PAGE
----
It looks like we were both equally naive. Adu, if you're reading this, I apologise. Rediff has a lovely column by Ashwin Mahesh, Floundering on founding myths.
Before we can say that someone is middle class or not, we must first make a separate determination of what we mean by the term. I use the median income for a family (depending on sources, anywhere between Rs 3,600 and Rs 5,000 a month) as a guide, and contend that those whose incomes are within some range (say 20%) of this median are middle class.
This spread of incomes that can be justifiably regarded as middle class means that you and I don't belong in that category. A lot of urban families, when they refer to themselves as middle class, are plainly mis-stating the truth. There are good reasons for this. The tendency to compare one's economic standing to that of those who are better off than oneself is common. If we're not as rich as identifiable magnates (Tatas, Ambanis, Khaitans, etc.) or even rich enough to build large houses in fancy neighbourhoods, then we must not be affluent, right? Wrong. In comparison with the great majority of Indians, anyone who can read this column is probably in the 85th percentile of income or higher.
The dissonant sense of what middle class is can also be attributed to another reason. Today's conventional idea of what a middle class lifestyle is was not first developed in India, but in the West. A middle class family in the prosperous countries is identified as being able to afford many of the modern amenities within its regular income, and also able to secure a post-retirement reserve in some way. This is what we usually mean in India too -- that 'middle class' families are ones with washing machines, scooters, maybe even a second-hand automobile; things like that. This is the middle class of a different country, not India.
Even if one agrees to double the upper limit of the median income quoted and then consider a 25% spread, one gets a maximum monthly income of Rs. 12,500. I suspect that any Indian family with double that income (approximately Rs. 25,000) thinks of itself as solid middle-class, when it is nothing of the kind. Hits you hard, doesn't it?
So who benefited from the impressive economic growth, the booming Sensex? Not the middle-class Indian, surely; one doesn't invest in the stock market on a monthly income of Rs. 3,600. In fact, it frequently seems like the people who benefit from government policies are the upper-class Indians like you and me, even though we are presumably capable of helping ourselves. Sure, there are schemes for rural employment, subsidies and assistance for the poor. But depressingly often, funds are diverted and don't reach the intended recipients, shopkeepers hoard goods meant for public distribution. It's easy to exploit the real middle-class; they are often not aware of their rights and have no political voice.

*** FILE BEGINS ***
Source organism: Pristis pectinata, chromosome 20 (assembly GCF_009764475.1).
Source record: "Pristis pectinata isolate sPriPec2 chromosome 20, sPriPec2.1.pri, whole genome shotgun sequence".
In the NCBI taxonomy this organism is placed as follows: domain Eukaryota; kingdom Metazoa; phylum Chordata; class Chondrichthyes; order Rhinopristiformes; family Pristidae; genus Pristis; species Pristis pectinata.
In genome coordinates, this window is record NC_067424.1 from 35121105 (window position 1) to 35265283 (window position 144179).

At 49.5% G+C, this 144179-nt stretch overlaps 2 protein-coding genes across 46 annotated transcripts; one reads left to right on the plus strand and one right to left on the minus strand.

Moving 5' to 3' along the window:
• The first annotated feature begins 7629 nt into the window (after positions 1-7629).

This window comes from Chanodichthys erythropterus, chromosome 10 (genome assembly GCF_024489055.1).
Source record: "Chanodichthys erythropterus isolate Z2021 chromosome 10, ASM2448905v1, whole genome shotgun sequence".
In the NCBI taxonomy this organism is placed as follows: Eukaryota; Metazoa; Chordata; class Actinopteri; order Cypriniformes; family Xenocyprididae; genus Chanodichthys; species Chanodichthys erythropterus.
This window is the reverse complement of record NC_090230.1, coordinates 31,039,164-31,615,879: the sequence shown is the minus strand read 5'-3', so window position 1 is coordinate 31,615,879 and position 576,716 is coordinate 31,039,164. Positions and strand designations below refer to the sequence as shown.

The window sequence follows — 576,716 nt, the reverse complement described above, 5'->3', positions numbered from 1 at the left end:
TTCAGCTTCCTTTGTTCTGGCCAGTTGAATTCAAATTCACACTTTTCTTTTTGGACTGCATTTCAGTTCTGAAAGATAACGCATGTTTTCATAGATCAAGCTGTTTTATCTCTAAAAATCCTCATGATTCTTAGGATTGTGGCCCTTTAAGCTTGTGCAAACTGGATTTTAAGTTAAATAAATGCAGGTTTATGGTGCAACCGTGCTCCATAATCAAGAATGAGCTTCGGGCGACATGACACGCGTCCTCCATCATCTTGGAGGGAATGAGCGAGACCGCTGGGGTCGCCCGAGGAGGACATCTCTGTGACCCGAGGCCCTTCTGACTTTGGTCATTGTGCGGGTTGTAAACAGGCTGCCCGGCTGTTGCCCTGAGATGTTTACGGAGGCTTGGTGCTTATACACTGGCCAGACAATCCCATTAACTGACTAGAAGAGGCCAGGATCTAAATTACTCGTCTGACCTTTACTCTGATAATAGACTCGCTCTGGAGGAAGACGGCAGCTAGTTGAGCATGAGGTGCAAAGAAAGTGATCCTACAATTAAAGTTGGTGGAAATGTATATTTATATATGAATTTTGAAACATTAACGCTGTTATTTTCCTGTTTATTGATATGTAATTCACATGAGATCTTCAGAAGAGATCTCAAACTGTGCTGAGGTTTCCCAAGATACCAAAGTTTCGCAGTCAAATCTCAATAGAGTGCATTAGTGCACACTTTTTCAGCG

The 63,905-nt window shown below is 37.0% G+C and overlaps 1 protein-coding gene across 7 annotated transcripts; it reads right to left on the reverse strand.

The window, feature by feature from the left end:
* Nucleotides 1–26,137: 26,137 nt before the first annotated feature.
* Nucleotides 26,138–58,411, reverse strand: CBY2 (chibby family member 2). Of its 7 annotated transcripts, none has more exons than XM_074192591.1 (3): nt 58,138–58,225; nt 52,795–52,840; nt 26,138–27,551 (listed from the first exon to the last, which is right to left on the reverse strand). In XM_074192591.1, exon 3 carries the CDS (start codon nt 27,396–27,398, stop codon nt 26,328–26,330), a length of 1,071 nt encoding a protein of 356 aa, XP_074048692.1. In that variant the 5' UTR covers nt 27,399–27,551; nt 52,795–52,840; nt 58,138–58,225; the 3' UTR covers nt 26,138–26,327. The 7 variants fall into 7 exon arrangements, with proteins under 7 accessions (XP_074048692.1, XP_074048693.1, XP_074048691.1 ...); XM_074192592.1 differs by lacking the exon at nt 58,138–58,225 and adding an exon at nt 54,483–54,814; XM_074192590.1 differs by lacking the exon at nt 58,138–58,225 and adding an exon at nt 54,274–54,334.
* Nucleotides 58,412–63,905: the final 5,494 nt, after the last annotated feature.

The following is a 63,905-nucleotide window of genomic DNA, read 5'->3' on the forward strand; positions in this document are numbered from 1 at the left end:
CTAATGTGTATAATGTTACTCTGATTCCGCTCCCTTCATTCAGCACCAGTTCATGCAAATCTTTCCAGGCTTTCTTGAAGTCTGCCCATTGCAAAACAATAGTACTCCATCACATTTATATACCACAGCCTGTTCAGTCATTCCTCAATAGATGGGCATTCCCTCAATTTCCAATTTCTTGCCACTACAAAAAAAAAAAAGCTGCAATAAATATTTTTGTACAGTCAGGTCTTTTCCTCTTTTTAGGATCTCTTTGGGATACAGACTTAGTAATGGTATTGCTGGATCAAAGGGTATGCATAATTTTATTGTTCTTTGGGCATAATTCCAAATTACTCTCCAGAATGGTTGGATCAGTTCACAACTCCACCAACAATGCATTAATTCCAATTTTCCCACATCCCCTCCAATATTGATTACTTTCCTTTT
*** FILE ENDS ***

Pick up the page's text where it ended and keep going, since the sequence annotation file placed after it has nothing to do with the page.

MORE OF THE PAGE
"But they do benefit," you say, "that's what the trickle-down effect means. From the rest of the article: "
Politicians and policymakers insist that the engine of our growth is upper-class prosperity, and warn us against any move to derail this engine and unhinge the carriages it is meant to pull along. By this argument, subsidies for the wealthy are given so that they will in turn lift consumption and create employment, thereby indirectly benefiting the poor.
If you're a capitalist, you should be cheerleading increased access to credit as a way of powering up the economy, but it also means you have to ask -- and answer honestly -- who should get this increased access to credit for the economy to really kick into lasting high gear. Is infrastructure funding for large investments the critical area, or is access to personal credit for individual families -- especially the poor -- more important?
A typical middle class family in India will pay up to 50 percent of its income to settle debts at enormously high rates of interest in unregulated markets. Making cheap and regulated credit available to this section will drive consumption and economic growth much more reliably that trickle down ideas will. For the poor, their debt burden is even higher, and correspondingly the potential for money freed up from debt servicing is even greater. That's capitalism.
Another concern that should remain front and centre, if you're a capitalist, is return on investment. The government of India's own figures accept that large irrigation projects like dams have taken up two-thirds of the expenditure made for such purposes and irrigated only one-third of the lands brought under new use. Small projects that preserve more local control, on the other hand, have used one-third of the money but delivered two-thirds of the benefits. What's the capitalistic determination we should make from that observation about interlinking of rivers?
If freer markets and trickle-down economics are to be the underpinning of our hopes for the future, let us have an open dialogue about their merits. Why must we hope for investments in private enterprise to eventually yield gains for all, but cannot mandate state investments in schools and health centres that have immediate employment benefits as well as long-term competitive advantages for the nation?
In spite of all the abuse heaped on him (Uneducated! Politically Unaware! Votes in exchange for saris!), the Indian voter is often smart enough to realise which policies help him and when the government is only helping the rich. (See my earlier post on the subject.) Why else was Chandrababu Naidu, CEO extraordinaire, thrown out of office? Why else has the CPI(M) ruled over West Bengal unchallenged for decades? Go to the middle-class Indian for the answers.
Also, go to rediff and read the whole article.